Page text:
An idiosyncratic author, Armah has been dismissive of other African writers. In an 1985 essay titled “Our Language Problem” (also reprinted in Remembering The Dismembered Continent), Armah chides writers like Ngugi wa Thiong’o (unnamed) who advocate writing in indigenous languages as trying to drive forward “staring into the rearview mirror [while] the way forward lies through a common language.”
Torn and new
While, like Armah, Ngugi’s Something Torn and New: An African Renaissance (2009) invokes memory and “re-membering” a continent that has been torn apart by colonialism, slavery and neocolonialism, the Kenyan writer sees this process of “re-membering” to lie in the use of indigenous languages.
For his apart, Armah sees indigenous languages, such as Kikuyu, Zulu, and Yoruba as ethnic “micro-languages”. He seems to favour the revival of an ancient “dead language” (Egyptian hieroglyphics), a theme he has been revisiting in his recent essays and later fiction, especially Osiris Rising (1995) and KMT: In TheHouse of Life(2002), in which the heroes learn the hieroglyphics as a primary step in liberating Africa from foreign abusers and their local lackeys.
The new preface to The Beautyful Ones Are Not Yet Born indicates that the name of Wennefer, one of the most idealistically drawn characters in Armah’s oeuvre, derives from the ancient Egyptian language for “the beautiful one.” Wennefer is a reincarnation of Osiris.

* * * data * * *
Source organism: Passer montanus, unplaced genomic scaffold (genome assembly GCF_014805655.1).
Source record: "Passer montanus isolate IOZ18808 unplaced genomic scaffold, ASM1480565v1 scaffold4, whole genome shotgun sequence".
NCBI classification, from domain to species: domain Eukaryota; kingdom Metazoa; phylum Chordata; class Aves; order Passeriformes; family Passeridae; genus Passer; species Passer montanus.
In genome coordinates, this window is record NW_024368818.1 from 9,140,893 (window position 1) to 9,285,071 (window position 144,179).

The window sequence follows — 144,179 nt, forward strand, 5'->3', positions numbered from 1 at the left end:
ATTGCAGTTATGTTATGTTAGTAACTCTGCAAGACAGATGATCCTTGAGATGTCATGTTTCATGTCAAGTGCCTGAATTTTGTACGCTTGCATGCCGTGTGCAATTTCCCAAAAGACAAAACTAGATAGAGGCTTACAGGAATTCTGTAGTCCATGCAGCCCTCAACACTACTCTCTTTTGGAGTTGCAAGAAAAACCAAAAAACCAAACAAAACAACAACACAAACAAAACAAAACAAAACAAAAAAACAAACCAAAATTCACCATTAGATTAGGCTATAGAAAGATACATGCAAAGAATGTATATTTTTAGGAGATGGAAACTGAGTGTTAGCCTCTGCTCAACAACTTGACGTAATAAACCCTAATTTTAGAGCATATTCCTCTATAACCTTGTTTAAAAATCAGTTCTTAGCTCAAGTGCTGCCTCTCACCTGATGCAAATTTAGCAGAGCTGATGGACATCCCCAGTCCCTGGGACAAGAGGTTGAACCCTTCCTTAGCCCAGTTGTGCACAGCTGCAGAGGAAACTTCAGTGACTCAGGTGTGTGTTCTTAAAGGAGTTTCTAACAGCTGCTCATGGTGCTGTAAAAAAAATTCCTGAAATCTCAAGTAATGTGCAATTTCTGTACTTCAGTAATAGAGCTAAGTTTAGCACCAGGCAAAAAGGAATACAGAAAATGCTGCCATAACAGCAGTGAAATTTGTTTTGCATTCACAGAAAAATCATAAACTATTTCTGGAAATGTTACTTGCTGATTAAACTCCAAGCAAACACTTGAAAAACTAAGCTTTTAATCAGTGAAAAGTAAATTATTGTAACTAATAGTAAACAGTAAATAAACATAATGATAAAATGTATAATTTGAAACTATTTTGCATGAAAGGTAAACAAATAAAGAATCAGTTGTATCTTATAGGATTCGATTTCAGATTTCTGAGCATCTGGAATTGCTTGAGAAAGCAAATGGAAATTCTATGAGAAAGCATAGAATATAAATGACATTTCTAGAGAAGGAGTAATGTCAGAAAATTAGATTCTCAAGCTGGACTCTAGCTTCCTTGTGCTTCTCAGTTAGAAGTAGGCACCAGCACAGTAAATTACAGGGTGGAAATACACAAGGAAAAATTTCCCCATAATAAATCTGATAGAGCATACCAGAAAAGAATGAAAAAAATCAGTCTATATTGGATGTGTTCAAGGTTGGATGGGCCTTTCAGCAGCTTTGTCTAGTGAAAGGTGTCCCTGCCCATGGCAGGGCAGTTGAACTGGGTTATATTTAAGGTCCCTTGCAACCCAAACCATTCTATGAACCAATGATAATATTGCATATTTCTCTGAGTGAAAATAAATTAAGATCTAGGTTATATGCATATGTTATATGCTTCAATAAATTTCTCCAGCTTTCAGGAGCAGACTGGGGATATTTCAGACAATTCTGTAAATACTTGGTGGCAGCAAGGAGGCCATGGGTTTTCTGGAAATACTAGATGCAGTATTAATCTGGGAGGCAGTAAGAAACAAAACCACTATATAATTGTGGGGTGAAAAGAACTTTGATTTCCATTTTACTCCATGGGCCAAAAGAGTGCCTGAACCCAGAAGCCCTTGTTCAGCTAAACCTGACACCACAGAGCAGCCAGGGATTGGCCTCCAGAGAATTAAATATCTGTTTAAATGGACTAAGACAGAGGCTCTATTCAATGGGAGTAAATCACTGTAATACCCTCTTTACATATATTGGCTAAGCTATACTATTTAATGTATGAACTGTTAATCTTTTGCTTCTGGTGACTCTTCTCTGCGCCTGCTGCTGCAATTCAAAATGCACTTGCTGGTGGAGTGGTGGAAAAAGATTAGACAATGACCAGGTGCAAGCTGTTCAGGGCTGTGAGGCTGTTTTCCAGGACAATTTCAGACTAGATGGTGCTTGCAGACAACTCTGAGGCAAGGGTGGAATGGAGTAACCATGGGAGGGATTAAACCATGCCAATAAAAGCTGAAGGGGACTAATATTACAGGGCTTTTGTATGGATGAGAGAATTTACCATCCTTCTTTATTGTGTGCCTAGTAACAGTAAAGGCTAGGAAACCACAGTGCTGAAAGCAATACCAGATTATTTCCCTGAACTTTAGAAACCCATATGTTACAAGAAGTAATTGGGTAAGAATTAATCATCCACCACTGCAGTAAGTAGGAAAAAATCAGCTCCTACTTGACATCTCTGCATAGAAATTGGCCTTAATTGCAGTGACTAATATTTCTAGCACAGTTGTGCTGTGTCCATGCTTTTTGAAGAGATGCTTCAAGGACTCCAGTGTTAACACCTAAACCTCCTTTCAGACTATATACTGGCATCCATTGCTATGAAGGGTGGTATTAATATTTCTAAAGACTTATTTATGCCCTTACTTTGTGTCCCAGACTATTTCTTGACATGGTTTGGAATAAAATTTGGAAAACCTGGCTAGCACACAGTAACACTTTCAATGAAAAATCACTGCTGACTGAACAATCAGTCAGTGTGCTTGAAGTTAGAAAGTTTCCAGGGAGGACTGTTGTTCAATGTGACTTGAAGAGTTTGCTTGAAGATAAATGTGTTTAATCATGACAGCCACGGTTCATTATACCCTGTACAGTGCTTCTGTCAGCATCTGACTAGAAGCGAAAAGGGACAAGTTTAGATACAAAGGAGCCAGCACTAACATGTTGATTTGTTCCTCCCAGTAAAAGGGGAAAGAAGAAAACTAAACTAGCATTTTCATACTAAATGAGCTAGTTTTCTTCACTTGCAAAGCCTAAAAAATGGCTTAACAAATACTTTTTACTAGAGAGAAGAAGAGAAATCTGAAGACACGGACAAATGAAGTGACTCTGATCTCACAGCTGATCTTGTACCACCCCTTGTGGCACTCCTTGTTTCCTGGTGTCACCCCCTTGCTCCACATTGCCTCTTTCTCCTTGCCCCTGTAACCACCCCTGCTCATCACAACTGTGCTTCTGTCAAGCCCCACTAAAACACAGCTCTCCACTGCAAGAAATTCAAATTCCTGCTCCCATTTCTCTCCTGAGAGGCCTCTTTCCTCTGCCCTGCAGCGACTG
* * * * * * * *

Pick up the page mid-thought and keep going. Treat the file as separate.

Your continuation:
Born in Ghana and educated in Harvard and Columbia, Armah has lived in different zones of Africa, including Tanzania, from where he wrote the letters to Achebe. He sought a job Tanzania in the 1970s in order to learn Kiswahili. Some of his characters and fictional places have Kiswahili names, while other names are borrowed from languages across Africa.
Armah does not hold a very high opinion of the West, its institutions, and African intellectuals who seek refuge there. He currently lives in Popenguin, Senegal, where he runs a writing cooperative and a publishing firm, PER ANKH.
Seen even by some African writers as “too difficult to work with,” he has dismissed Heinemann’s African Writers Series as “a neo-colonial writers’ coffle owned by Europeans but slyly misnamed ‘African,” adding that the series “did its best to stunt the growth of African talent.”
Armah was brought up by his mother after his parents separated when he was too young to join his father according to the tradition. His father died in an accident in 1947. When Armah, disillusioned with post-independence bureaucracy on his return from America, resigned as the scripts deputy departmental head at the Ghana Television in the 1960s, his mother had him tied up and taken to a mental asylum in Accra.
He recounts in his memoir The Eloquence of the Scribe (2006) how his friend, Ana Livia Cordero, arranged for his release from the asylum. He briefly stayed in Legon, hosted by fellow writer Ama Ata Aidoo, before leaving for France and then back to America.
Despite his sneering attitude towards his fellow African writers, Armah seems to hold Wole Soyinka, Alice walker, Ama Ata Aidoo, and Sembene Ousmane in high esteem in The Eloquence of the Scribes. He had at one point wanted Soyinka to supervise his PhD dissertation, but the Nigerian novelist declined. Unlike Achebe, Soyinka reads Armah’s works sympathetically.
Remembering the Dismembered Continent contains other equally polemical essays published in small defunct publications. For those who don’t mind to watch big writers tear at each other, the collection is as highly entertaining as Armah’s other merciless pieces.